In my professional life I have spent a lot of time encouraging people to plan more. Planning is a good thing. Planning helps you to set direction and to prioritise. It simplifies decision making. In teams, planning helps you to get everyone on the same page. What could possibly go wrong? Well, frankly, it all goes a little bit pear shaped when planning becomes procrastination.
Procrastination involves putting off or avoiding a task that needs to be done. The problem is that it is easy to fool ourselves into thinking that, by planning the task properly, we are actually taking steps towards doing it.
Take, for example, the teenager who spends days devising a comprehensive (and very beautiful) revision timetable, only to discover that there is no time left to revise. Or the woman who repeatedly re-writes her to-do list, frantically adding last week’s unfinished actions to this week’s plan. Or the mother, who sits amongst the ruins of her home reading books on how to de-clutter and create zen-like calm. Meanwhile, the kids continue to wreak havoc all around her.
If you recognise any of this, then I hate to tell you, but you are most definitely procrastinating.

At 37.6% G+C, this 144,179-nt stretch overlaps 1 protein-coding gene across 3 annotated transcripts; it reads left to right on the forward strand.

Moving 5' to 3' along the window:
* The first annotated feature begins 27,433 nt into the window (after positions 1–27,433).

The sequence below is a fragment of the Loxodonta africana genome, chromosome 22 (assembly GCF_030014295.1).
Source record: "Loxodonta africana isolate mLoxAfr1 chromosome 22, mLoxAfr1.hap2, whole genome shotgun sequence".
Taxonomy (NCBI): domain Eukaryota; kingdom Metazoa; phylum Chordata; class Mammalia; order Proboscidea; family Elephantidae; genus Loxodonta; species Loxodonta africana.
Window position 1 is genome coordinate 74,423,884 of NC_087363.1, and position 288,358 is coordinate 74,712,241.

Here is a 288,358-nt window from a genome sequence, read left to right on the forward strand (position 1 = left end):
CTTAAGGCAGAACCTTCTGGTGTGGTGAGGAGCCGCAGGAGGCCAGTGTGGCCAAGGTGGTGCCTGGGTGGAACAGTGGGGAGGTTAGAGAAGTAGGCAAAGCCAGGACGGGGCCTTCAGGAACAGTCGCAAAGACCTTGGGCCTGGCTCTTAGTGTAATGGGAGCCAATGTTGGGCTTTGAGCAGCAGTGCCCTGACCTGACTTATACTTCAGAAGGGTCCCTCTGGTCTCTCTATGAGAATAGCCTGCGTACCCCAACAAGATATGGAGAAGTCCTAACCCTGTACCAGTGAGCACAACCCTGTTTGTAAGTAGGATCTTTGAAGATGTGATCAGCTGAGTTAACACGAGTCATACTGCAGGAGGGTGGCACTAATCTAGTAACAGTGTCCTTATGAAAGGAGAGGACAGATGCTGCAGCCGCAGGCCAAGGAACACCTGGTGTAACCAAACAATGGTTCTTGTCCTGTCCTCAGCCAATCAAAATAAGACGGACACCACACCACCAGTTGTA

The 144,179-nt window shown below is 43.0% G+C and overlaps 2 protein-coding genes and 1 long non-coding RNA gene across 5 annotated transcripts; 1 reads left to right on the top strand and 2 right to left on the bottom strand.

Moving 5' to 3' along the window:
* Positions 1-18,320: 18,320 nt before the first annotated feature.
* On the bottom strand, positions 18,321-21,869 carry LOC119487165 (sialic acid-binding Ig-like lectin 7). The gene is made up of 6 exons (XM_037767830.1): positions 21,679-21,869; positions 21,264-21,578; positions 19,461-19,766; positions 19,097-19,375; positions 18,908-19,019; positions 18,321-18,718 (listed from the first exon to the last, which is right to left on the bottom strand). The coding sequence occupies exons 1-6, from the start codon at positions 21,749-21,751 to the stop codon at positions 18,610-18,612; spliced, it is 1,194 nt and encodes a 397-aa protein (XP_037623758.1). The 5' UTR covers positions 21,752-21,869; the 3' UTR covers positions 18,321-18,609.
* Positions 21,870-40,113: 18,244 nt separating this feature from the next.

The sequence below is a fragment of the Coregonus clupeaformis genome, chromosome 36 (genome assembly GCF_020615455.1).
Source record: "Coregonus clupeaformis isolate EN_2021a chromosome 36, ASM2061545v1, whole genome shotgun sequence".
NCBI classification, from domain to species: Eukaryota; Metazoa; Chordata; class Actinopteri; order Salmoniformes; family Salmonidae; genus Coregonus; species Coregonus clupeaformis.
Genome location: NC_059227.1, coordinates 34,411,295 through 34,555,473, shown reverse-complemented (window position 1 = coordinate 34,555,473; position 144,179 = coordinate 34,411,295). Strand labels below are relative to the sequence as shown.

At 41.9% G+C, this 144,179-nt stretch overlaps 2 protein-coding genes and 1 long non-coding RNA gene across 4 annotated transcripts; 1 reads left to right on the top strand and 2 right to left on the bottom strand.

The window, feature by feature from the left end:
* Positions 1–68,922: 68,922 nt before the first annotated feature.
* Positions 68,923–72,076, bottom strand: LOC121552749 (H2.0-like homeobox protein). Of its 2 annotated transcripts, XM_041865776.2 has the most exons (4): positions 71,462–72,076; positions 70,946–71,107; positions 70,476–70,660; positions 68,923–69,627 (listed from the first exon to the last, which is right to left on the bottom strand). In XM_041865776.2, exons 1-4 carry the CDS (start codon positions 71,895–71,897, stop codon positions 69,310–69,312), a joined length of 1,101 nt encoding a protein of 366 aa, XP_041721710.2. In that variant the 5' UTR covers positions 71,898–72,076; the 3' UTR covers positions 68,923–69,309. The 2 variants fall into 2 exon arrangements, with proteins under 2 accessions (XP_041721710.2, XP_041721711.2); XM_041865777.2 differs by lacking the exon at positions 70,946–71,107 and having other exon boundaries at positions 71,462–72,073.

I am working with a super-organised client at the moment. She recently started a new job and was finding it difficult to get her team to be more productive. In an attempt to address the problem she introduced them to the Trello Board so that they could monitor the team objectives, see each other’s workload and keep tabs on shared projects. Now she has a team that enthusiastically creates vibrant, informative Trello Boards. But they still don’t get things done. Instead of motivating them to take action, she has given them a new way to procrastinate.
It doesn’t matter how you plan. Whether you use pen and paper, post-its, spreadsheets or bespoke software is irrelevant if you are still planning when you should be taking action.
When planning becomes procrastination it is time to stop thinking and start doing.